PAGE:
BUS FPX 3011 Assessment 1 Managing a Specific Event or Project Name Capella university BUS-FPX3011 Fundamentals of Management Prof. Name Date   Management of an Event or a Project As a landscape business owner, managing specific events and projects is a constant responsibility. Recently, we oversaw a significant HOA project involving extensive planning, organizing, and execution, including construction and reconstruction of flowerbeds within the entire HOA perimeters. Throughout planning and execution, the project’s goals remained paramount, guiding our actions to align with the company’s objectives. In landscaping, initial meetings with prospective customers are crucial. These meetings provide insights into clients’ preferences, lifestyles, and aspirations for their outdoor spaces. Understanding their vision enables us to offer tailored recommendations to meet both aesthetic and functional needs. Following these consultations, discussions about design approaches, material selections, and subcontracting strategies occur, ensuring alignment with client expectations. The planning stage involves thorough site assessments to accurately estimate project requirements and costs. Detailed discussions with clients about design elements and logistical considerations further refine the project scope. Once agreements are finalized, contracts outlining work specifics, payment terms, and project timelines are drafted for clarity and accountability. During construction, close communication with clients ensures project alignment with expectations. Regular updates and feedback exchanges facilitate a smooth process and prompt resolution of any issues. Upon project completion, final inspections and invoicing are conducted, concluding the project while maintaining client satisfaction. Analyzing Management Approach Effective management involves strategic planning, organizational structuring, leadership, and control. Environmental scanning and forecasting are integral to the planning process, enabling informed decision-making and goal setting. Organizational design and job allocation optimize resource utilization, ensuring alignment with company objectives. Effective leadership motivates teams to achieve organizational goals, drawing on behavioral science principles to inspire and engage employees. Control mechanisms, such as performance evaluation and adjustment, ensure adherence to standards and continuous improvement. Characteristics of an Effective Manager Successful management relies on team caliber and operational efficiency. Establishing robust systems and setting clear goals optimize team performance and resource allocation. Effective communication and training foster employee development and accountability, enhancing overall productivity. References Bateman, T., & Konopaske, R. (2015). Principles of Management (15th ed.). Delano, D. (2021, October 1). Your Guide To Management Jobs In The Landscape Industry. Retrieved from https://www.levelgreenlandscaping.com/about/culture-landscaping-careers/your-guideto-management-jobs-in-the-landscape-industry Moore, J. (2019). 7 Character traits required to be an Amazing Landscape Crew leader. Retrieved from https://www.grassperson.com/culture-blog/character-traits-required-landscape-crewleader Wpfx. (2021). 5 mistakes to avoid when running a successful landscape business. MacAllister Rentals. Retrieved from https://www.macallisterrentals.com/5-mistakes-avoid-running-successfullandscape-business/ BUS FPX 3011 Assessment 1 Managing a Specific Event or Project

Phillip February 27, 2024 No Comments

BUS FPX 3011 Assessment 3 Leading and Managing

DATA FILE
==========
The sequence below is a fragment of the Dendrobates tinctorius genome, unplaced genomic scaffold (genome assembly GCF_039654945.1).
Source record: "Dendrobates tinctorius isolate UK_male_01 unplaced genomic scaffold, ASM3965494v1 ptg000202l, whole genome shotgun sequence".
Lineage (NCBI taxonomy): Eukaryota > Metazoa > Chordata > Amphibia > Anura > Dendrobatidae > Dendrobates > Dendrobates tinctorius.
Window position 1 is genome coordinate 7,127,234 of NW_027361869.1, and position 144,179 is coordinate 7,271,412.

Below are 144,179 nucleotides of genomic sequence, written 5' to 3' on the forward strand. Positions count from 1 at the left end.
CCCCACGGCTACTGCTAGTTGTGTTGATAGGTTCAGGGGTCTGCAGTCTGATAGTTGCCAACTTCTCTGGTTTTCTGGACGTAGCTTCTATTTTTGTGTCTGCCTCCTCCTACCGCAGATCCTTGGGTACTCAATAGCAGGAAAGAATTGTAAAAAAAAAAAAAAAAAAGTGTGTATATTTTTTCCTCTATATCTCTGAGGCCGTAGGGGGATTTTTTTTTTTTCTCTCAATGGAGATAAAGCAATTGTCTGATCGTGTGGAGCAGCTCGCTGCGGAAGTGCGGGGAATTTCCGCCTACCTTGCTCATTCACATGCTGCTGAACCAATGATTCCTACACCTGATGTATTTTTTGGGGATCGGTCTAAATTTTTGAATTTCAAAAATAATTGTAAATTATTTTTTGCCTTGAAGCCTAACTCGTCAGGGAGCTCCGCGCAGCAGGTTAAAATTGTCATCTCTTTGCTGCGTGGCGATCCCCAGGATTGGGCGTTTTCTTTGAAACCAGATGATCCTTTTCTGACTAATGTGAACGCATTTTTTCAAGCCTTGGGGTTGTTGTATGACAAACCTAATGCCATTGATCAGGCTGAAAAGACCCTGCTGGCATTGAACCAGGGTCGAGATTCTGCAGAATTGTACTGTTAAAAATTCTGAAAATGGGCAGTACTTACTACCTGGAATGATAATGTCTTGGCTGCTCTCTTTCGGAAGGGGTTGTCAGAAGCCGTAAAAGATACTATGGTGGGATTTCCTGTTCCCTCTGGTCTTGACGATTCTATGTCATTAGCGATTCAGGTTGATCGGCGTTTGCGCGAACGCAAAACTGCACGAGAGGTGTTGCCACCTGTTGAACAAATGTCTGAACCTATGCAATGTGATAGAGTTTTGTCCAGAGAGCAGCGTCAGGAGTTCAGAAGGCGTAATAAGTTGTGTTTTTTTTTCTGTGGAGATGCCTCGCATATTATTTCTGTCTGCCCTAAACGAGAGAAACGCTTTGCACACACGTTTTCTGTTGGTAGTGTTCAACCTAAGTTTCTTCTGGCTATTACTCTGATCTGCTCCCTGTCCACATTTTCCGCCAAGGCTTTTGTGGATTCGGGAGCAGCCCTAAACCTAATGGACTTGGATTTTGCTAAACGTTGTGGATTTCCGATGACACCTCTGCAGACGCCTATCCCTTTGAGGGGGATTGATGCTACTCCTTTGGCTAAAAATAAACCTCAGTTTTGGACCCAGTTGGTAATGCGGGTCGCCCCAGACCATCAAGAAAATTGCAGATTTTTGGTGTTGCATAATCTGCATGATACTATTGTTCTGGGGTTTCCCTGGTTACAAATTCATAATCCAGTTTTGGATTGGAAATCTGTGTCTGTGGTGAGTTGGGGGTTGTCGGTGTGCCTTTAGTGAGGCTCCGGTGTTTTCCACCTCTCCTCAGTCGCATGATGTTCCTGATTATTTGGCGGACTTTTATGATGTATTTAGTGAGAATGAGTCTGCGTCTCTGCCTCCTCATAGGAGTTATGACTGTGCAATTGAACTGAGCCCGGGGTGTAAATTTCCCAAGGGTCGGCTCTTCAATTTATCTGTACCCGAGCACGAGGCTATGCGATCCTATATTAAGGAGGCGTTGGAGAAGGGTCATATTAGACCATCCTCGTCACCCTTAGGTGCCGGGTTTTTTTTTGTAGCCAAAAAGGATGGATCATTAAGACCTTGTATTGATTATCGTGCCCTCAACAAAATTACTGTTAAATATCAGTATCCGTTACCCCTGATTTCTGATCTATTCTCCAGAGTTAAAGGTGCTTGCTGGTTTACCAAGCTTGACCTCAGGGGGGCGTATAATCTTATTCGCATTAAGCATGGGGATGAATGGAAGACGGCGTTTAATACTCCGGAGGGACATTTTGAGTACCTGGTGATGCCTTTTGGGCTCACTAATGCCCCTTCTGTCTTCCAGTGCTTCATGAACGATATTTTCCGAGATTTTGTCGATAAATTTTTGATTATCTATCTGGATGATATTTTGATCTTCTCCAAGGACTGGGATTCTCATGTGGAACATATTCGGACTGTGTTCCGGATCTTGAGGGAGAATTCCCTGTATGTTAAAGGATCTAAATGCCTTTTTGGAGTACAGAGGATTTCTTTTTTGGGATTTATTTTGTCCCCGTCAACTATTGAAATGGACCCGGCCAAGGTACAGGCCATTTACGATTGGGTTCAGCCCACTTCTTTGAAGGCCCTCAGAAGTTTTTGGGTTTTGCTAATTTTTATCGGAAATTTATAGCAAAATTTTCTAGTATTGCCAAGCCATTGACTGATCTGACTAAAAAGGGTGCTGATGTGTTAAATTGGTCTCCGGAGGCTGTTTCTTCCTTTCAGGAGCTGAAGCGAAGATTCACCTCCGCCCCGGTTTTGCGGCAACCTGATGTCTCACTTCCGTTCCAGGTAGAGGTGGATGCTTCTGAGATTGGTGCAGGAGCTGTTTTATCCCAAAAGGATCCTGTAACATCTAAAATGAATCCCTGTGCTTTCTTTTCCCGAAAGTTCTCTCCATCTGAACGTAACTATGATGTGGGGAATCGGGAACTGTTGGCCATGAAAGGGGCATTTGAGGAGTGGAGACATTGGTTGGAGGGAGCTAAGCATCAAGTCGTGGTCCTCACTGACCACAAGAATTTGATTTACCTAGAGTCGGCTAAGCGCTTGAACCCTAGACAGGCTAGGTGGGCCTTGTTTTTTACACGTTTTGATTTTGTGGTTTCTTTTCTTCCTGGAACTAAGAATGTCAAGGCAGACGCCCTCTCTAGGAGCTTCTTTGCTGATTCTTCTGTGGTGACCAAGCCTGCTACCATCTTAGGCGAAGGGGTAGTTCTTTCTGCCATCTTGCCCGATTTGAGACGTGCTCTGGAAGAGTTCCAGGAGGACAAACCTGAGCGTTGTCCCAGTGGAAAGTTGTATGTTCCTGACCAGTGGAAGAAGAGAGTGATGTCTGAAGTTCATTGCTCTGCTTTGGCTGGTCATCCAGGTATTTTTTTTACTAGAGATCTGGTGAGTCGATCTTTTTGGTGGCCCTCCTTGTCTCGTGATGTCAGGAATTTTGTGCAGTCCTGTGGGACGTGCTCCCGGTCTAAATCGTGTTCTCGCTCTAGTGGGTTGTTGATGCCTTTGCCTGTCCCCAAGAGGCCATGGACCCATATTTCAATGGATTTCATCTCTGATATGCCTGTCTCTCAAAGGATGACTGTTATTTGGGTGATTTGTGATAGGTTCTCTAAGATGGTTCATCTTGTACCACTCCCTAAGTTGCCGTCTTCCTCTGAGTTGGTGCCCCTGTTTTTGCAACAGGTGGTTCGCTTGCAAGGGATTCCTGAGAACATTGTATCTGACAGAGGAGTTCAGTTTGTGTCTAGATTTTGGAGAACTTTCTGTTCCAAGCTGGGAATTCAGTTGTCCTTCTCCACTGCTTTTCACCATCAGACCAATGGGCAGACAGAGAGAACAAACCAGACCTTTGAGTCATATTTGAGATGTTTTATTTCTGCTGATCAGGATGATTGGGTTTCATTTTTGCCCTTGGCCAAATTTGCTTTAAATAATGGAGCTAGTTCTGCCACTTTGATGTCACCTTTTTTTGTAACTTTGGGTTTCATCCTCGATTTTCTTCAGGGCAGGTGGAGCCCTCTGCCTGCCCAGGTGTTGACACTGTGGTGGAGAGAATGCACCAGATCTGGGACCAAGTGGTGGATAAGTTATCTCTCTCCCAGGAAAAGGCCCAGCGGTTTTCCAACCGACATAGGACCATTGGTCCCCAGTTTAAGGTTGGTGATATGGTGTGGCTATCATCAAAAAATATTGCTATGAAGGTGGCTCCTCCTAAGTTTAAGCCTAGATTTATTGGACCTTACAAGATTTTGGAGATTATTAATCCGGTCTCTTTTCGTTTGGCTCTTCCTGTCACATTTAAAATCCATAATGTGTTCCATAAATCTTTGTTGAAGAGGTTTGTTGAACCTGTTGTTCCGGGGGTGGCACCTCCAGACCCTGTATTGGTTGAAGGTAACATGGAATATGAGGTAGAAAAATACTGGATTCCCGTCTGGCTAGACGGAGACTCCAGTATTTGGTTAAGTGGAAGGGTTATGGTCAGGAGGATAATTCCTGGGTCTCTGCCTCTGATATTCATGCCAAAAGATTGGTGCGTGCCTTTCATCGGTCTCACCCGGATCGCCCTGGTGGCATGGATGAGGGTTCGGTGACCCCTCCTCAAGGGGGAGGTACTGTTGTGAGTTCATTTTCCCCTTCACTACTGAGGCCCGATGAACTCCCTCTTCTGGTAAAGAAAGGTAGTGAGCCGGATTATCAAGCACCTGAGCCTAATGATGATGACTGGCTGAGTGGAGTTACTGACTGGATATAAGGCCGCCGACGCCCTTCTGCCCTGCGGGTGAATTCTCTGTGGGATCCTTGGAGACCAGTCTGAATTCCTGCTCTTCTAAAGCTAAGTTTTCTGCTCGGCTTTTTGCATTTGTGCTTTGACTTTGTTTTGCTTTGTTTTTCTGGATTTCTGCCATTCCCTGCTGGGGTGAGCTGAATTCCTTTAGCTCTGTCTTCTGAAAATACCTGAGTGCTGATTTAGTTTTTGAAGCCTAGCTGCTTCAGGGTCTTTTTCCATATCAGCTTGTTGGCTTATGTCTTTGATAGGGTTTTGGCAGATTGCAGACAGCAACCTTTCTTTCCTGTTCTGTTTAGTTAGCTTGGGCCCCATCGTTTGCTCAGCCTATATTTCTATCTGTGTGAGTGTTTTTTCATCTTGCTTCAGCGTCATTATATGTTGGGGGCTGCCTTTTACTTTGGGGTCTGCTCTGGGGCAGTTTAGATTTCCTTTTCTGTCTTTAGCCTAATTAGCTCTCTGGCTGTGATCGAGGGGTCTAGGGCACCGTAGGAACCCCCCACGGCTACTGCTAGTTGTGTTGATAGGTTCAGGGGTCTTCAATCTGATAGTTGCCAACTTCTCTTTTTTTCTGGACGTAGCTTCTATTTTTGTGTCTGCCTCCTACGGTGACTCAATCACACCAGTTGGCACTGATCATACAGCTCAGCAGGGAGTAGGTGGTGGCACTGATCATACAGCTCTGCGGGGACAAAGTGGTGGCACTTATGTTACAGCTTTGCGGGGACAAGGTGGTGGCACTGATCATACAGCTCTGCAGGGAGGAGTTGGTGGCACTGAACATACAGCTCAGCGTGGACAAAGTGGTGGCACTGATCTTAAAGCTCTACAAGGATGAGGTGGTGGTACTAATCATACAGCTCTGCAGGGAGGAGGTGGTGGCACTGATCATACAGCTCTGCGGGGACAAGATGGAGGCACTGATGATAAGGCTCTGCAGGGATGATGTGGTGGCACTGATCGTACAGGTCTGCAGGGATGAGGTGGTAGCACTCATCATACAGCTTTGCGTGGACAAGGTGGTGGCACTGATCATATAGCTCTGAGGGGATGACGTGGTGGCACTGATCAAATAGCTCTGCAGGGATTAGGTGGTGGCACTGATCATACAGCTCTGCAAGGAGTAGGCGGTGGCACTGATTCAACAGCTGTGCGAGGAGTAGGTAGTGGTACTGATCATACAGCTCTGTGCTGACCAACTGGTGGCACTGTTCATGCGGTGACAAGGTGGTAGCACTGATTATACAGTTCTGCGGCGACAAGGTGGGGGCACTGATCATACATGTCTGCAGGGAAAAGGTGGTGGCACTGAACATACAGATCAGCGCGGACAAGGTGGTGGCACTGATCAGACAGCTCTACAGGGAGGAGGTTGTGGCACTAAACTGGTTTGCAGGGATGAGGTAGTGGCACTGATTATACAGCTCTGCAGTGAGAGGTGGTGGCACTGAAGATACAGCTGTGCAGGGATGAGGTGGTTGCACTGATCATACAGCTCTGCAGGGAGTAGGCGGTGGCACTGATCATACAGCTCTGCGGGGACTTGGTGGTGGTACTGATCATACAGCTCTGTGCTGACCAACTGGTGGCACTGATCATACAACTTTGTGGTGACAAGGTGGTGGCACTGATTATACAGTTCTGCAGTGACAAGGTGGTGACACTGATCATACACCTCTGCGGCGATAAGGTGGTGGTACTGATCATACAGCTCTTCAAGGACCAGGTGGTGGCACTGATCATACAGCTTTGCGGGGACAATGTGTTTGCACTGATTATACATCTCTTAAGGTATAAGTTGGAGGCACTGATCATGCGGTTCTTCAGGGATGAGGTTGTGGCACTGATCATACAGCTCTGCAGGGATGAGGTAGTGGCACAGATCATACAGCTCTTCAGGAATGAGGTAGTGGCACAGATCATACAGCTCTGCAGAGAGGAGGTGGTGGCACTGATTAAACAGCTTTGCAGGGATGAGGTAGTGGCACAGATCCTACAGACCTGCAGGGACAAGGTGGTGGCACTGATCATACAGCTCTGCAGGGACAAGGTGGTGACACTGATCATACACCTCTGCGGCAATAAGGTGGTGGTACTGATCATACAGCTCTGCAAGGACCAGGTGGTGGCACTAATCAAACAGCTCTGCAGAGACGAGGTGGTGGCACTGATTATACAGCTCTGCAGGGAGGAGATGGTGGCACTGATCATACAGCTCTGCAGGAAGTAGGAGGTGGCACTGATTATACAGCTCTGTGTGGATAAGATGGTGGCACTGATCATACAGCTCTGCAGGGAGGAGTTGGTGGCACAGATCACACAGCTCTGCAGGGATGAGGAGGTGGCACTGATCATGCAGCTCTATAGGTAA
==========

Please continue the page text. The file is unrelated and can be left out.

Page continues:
BUS FPX 3011 Assessment 3 Leading and Managing Name Capella university BUS-FPX3011 Fundamentals of Management Prof. Name Date   Leading and Managing Managers and leaders are often considered to be the same. When thought of, the roles are considered forms of motivation and action together; however, a manager and leader exhibit one of those two concepts. Managers are defined as being responsible for controlling or administering all or parts of a company, organization, or company. A leader is defined as commanding a group or an organization (Dictionary.com, 2020). The difference between managers and leaders is that leaders have people follow them and managers have people work for them. In order to be considered successful, a person should display qualities from both areas. Leader Characteristics Managers and leaders have different skills that assist in defining which of the two concepts one belongs to. A leader’s skill is to create value, generate creativity, inspire, and motivate innovation (Johnson, 2009). These skills give people the notion to follow the leader. A good leader shows all if not more of these types of skills. A leader does not have people following them because it is required; people follow good leaders by choice. A leader will earn their authority by their own skills, knowledge, and abilities. When determining when to be a leader or a manager, think of what is trying to be accomplished. An example of a leader needed situation may be a group project or goal that needs to be accomplished; a leader will inspire the group to achieve the goals and to put an efficient amount of work into the project. The leader would help inspire the team to work together and voluntarily achieve goals. Inspiring action and motivation can come from anyone. Leader Attributes A leader does not have to be in a position of authority and can range from all aspects of life (Brown, 2010). When thinking of a leader, think of a sports team, its captain, and coach. The captain and coach have different roles; the coach manages the team, positions players, and works out the plays for the game. The captain, on the other end, leads the team with their abilities and work ethic. He motivates the team to work together and reach for the goals of the coach. This is what all leaders do in any situation. The leader leads by example and can get everyone on the same page. The leader in this example is displaying all four leadership styles. The four styles are leading: by doing, by team, by inspiring, and by empowering (Cassie &, 2011). The four main words explain how each style works. The leader, aka captain, is doing the same tasks as the team and pushing the team mindset, inspiring the other players to strengthen their abilities, and empowering the team to achieve a goal through their personal skills. This is the difference between a leader compared to a manager. Manager Characteristics When the word manager is heard, it connects to the boss/employee relationship. This relationship is unauthentic as it is a required relationship (Johnson, 2009). Employees work for the managers but do not follow the manager. A manager is responsible for planning, directing, and overseeing the tasks of their employees and attempting to meet quotas and deadlines (Allman, 2009). Managers are necessary to businesses; unlike the leader role, a manager does not need to inspire work, a manager has the authority to expect and ask for work to be completed. A good manager is planful, sets objectives, and follows through on duties and expectations (Schalm, 2009). A good manager thinks ahead and considers all aspects of impacted parties related to their position, this includes customers, competitors, above leaders, and subordinate employees (Millett, 2012). Managers Analyzed A situation to consider would be a department reconstruction. A manager must ensure that positions are covered and staffed, and all related duties to complete reconstruction have been performed. They must also research data that may be important to the reconstruction. This is a tangible task that must be completed, and a leadership style would not fit this type of situation. There are times where tasks outweigh employee motivation. A manager is responsible for ensuring the objectives, duties, and goals are being actively worked on. The good manager plans and orchestrates the employee tasks and follows up on productivity. The manager is essentially providing direction and delegation to the employees that work beneath the manager and provides a consistent productive environment for the employees. Both leaders and managers are expected to accomplish goals. The way each role achieves this is based on the role. Their differences cover the scope of how to deal with people. At different times each role becomes important, sometimes inspiration is needed versus delegation and vice versa. An individual that contains some of both characteristics and attributes is more effective and efficient in achieving objectives. The ability to lead, grows and produces creative and innovative ideas. The ability manager allows for completion of tasks and duties. The two both achieve goals but at different spectrums by either inspiring or guaranteeing. References Allman, S. (2009, October). Leadership vs. management. Successful Meetings, 11, 12. Brown, J. (2010, January). Leadership vs. management. Supply House Times , 52(11), 118-121. Cassie, P., &. (2011, January). Leadership styles: A powerful model. Training Journal, 46-51. Dictionary.com. (2020). Dictionary.com. Retrieved from Dictionary.com: https://www.dictionary.com/ Johnson, R. (2009, June). Are managers leaders or are leaders managers? Supply House Times , 52(4), 66-67. Millett, S. (2012, September). Thought leader: Why managers must be futurists. New Zealand Management, 21. Schalm, R. (2009, December). We need fewer leaders, better managers. Canadian HR Reporter, 22(22), 35.